Even though the major banks and trading firms are under intense scrutiny, they still rely quite heavily on trading activities to make money. And as JPMorgan’s “London whale” and a string of other banks have demonstrated, these institutions have a tough time keeping tabs on the amount of risk they are taking amid increasingly complex and fast market.
In many cases, a single set of mistakes was felt by the entire bank – and in a few instances the entire banking community – making it is clear that many risk factors involved are often completely overlooked, misunderstood or that banks are unable to manage them.
The recent “technology breakdown” at Knight Capital extends the paradigm of things that can go really bad, really quickly for financial firms in terms of their technology and trading. After all, it is not very hard to conceive a situation where a rogue trader (as in the case of UBS last year), a poorly thought through hedging strategy (as in the case of JPMorgan Chase this May) or a glitch in the systems of a stock exchange (with UBS unfortunately being on the receiving end yet again, this time during the Facebook IPO) actually brings the bank to its knees.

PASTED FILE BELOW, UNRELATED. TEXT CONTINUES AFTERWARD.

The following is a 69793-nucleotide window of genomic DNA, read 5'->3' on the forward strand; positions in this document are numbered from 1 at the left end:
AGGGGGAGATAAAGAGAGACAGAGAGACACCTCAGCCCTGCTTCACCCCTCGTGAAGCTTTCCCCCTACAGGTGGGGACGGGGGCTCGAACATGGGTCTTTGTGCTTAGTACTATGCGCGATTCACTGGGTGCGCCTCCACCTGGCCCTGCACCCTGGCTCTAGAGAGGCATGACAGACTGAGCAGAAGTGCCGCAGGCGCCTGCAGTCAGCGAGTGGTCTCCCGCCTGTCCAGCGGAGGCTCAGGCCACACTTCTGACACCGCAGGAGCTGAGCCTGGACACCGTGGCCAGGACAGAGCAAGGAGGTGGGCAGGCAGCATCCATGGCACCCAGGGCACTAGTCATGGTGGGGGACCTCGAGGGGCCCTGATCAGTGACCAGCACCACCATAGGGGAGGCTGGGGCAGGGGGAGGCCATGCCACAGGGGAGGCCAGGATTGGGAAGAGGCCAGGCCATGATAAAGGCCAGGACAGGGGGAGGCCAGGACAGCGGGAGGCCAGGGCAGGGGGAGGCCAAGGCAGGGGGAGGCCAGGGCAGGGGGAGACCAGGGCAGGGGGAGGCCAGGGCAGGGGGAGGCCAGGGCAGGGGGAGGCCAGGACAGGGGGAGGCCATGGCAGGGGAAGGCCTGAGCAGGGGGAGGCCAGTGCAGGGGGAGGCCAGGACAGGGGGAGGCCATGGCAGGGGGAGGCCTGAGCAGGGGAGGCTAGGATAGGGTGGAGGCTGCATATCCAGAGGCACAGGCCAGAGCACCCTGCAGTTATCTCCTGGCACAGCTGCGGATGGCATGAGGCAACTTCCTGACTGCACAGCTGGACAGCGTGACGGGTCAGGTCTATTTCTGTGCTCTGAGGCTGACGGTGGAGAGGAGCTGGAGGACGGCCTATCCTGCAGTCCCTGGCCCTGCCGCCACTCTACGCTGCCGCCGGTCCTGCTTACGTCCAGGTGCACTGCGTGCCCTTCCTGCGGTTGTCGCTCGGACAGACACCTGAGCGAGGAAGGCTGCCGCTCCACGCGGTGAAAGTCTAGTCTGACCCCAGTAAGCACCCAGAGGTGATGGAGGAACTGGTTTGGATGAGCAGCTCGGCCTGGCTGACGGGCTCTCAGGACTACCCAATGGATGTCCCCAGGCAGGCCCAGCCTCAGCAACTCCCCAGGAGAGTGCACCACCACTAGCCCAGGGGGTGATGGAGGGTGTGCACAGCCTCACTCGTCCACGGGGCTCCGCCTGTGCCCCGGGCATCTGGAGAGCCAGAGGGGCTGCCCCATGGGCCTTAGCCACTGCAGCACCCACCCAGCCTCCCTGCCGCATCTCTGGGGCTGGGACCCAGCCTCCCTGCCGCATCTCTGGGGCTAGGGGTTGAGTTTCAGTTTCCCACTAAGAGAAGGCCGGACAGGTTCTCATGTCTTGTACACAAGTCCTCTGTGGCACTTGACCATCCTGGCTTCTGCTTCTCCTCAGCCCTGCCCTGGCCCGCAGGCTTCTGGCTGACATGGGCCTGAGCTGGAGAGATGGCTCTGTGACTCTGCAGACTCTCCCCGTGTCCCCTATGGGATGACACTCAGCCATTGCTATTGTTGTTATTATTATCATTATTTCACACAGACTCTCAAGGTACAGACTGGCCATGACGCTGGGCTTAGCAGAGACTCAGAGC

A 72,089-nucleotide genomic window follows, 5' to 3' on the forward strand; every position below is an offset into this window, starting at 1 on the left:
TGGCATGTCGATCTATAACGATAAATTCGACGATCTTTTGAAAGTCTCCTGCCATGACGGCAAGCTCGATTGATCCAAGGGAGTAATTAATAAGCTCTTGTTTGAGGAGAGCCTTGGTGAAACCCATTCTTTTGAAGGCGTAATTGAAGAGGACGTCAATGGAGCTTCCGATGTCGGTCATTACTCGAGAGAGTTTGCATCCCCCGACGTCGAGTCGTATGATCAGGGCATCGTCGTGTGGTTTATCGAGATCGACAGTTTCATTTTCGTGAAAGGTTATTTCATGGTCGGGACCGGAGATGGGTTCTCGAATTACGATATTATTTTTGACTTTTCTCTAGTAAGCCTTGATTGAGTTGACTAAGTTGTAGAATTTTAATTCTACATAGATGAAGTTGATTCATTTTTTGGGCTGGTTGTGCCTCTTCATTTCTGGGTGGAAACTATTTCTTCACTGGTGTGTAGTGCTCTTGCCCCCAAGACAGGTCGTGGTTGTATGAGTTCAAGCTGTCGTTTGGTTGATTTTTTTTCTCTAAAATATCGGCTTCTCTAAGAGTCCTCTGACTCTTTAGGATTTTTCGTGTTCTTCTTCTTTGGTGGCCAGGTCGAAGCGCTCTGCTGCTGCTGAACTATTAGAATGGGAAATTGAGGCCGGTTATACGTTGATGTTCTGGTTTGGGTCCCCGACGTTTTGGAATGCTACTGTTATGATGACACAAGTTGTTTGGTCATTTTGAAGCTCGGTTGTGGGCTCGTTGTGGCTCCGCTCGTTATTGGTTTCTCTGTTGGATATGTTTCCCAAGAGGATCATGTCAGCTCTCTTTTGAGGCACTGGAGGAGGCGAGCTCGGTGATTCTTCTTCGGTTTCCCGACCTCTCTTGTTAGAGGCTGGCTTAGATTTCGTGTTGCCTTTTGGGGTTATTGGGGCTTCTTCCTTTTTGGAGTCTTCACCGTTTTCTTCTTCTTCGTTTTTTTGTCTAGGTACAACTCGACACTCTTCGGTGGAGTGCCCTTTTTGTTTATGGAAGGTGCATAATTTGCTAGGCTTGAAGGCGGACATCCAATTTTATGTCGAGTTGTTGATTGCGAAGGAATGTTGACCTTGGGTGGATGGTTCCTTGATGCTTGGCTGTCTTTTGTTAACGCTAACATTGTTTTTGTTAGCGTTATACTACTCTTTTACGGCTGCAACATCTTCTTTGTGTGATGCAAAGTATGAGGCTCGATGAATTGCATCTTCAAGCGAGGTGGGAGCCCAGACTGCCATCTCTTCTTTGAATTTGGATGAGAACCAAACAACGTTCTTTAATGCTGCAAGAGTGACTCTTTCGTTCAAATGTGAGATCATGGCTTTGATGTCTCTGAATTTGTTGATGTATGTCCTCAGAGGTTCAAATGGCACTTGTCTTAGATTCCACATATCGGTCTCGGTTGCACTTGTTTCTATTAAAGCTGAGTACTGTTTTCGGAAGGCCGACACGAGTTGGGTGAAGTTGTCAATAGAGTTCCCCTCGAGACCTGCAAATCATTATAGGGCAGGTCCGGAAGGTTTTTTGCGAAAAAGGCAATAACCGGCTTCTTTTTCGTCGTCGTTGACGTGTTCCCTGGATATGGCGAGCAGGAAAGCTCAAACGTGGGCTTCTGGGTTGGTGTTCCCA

Read More: Forbes